In Geneva, the E3+3 international mediators failed to secure a final agreement with Iran on its nuclear programme. The West still does not believe that the Iranian peaceful atom is peaceful indeed and looks forward to arguments in this regard from the International Atomic Energy Agency (IAEA), whose leader, Yukiya Amano, visited Tehran the day after the Geneva meeting ended. His visit culminated with the harmonisation of the “road map” of the forthcoming inspections, including the heavy-water reactor in Arak, where they are already producing deuterium, which can be used not only for peaceful purposes but for the creation of hydrogen and neutron bombs as well. The international community has been trying for a long time to get access for inspectors to this facility, but it is the first time that the permission has been issued. It is in spite of the fact that since 2002 the international community has been aware that the construction of a heavy water producing plant began in Arak but remained undeclared to the IAEA.
At the negotiations, such closedness of Iran’s nuclear programme is running against this country due to a number of factors. Firstly, the lack of reports of international inspectors deprives the negotiators of the opportunity to engage in a substantive discussion of the Iranian atom issues, whilst the dialogue itself has become so politicised that the parties cannot often see Iran’s nuclear programme from behind the mutual accusations and claims. Secondly, in the absence of general understanding of the scale and focus of the nuclear research in Iran, the opponents of Tehran apply their own data, which are far from the actual state of the research. For example, the last report published by the American Institute for Science and International Security (ISIS) claims that Iran’s capacity in terms of the production of weapons-grade uranium enables it to produce a bomb within a period of one or one and a half months.
The assessments given by Israel’s experts are the same, but the Americans’ forecasts are slightly more cautious: a month ago, US President Barak Obama stated that Iran would need at least a year to create nuclear weapons.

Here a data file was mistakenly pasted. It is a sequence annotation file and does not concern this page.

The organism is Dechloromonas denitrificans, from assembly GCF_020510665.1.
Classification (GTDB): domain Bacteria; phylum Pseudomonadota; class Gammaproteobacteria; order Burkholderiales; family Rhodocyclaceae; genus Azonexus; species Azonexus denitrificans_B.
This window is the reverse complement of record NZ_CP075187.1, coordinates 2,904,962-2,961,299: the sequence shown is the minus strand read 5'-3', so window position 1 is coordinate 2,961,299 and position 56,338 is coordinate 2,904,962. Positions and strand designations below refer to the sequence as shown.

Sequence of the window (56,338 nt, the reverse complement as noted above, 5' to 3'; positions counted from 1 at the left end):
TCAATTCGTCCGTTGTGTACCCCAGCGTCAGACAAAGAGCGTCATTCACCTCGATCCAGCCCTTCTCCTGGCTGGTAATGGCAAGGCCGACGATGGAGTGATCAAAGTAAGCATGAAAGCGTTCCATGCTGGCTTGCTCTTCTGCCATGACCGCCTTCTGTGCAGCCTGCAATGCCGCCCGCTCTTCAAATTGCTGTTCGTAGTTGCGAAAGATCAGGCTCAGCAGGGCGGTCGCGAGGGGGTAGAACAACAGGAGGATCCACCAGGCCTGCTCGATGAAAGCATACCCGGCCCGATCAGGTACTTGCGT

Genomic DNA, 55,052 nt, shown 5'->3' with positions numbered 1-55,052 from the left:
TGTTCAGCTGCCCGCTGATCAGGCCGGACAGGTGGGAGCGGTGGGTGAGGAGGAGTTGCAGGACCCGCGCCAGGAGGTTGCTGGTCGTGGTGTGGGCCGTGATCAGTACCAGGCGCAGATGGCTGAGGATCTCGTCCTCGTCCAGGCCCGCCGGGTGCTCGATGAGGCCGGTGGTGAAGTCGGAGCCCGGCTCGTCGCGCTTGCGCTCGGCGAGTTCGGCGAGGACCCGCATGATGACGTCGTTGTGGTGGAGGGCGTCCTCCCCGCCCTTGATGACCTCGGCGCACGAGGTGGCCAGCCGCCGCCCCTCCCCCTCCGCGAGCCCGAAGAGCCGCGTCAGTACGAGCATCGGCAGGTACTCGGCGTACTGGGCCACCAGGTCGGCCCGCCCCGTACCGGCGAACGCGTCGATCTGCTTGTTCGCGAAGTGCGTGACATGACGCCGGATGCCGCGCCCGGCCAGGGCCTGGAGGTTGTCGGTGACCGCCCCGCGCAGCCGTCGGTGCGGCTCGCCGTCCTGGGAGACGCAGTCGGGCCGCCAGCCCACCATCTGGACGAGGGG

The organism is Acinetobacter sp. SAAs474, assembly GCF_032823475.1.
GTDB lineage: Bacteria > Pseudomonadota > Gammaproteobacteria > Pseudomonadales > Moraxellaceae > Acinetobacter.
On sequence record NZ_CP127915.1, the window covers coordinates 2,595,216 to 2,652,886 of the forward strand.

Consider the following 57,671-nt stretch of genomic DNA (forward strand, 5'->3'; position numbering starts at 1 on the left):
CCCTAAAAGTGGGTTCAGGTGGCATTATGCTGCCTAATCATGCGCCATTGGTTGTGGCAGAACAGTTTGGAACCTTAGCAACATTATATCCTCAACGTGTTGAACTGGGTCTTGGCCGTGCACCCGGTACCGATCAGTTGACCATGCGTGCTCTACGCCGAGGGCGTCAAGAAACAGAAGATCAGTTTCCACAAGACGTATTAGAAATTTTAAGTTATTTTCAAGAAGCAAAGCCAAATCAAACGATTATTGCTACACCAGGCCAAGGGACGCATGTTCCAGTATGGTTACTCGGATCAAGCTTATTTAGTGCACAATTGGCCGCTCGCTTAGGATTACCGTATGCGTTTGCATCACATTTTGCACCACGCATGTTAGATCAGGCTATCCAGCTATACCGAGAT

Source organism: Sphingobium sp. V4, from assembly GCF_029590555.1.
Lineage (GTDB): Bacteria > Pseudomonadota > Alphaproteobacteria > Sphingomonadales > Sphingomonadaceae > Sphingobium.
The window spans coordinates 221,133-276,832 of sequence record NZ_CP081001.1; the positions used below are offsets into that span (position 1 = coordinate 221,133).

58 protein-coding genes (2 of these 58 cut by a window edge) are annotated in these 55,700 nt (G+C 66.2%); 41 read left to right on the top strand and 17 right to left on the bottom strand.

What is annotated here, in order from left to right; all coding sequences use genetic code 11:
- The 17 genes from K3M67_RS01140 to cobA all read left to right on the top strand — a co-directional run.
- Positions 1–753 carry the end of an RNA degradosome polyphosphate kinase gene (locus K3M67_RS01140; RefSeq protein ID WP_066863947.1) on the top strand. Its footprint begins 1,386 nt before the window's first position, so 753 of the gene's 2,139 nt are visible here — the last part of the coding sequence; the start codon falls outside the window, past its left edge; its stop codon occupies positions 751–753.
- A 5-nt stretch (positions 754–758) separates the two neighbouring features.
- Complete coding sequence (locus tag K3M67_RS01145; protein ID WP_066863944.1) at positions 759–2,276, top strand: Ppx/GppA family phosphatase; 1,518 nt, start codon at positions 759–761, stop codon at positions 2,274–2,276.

As we can see, there is still no unanimity in the E3+3 regarding the attained level and the real focus of the research in Iran’s nuclear programme, but there is unanimity about the fact that Tehran has allegedly been hiding and masking its nuclear activities for a long period of time. Iran’s closedness to IAEA inspections suggests that Tehran’s nuclear programme is more extensive than the Iranians recognise it themselves. Presently, it is only known that Iran is working on uranium enrichment and that it is in possession of 19,000 working centrifuges. Uranium enrichment work is under way at a few key facilities, and a stock of 20 percent-enriched uranium has been created, but that is not enough for obtaining the required amount of nuclear fuel to build one bomb. Nevertheless, the USA and the European Union believe that Iran has already achieved far too much and that its success in the development of nuclear weapons falls outside peaceful research. The West is categorical in its demands: Tehran must stop enriching uranium to high purity levels, close the plutonium plant in Arak and dismantle the underground nuclear facility in Fordow, which has also been at the centre of attention of the West, and its putting into operation has led to the present sanctions against Iran, unprecedented for a peaceful time. The question of why Iran – given the peaceful nature of its nuclear research – would need to build nuclear facilities deep underground remains open.
At the beginning of 2012, the Iranians announced the start of operations at the new nuclear facility for underground uranium enrichment located at the depth of 90-100 metres in Fordow, near the city of Qom, which is 156 kilometres south of Tehran. The Fordow underground plant is one of the key facilities of the nuclear infrastructure of Iran. It has more than 2,700 centrifuges, and it is possible to produce here 40-45 kg of 20 percent-enriched uranium per month. The state-of-the-art Iranian centrifuges were moved here from the nuclear centre in Natanz. Enriched uranium can be used as fuel for nuclear power plants, but it can undergo one more enrichment cycle, and then it can be used for the creation of nuclear weapons.
Even if the Fordow plant contributed nothing radically new to Iran’s potential for the creation of nuclear weapons, Tehran still felt the political repercussions of its launch almost immediately. Literally a week later, the European Union agreed to support the USA in the oil and financial blockade of the IRI. At the same time in January 2012, the sanctions phase paralysing the Iranian economy began, which is still going on and constitutes the main subject of the current negotiations. According to American and European opponents to Iran’s nuclear programme, the Fordow plant is completely out of tune with peaceful nuclear research.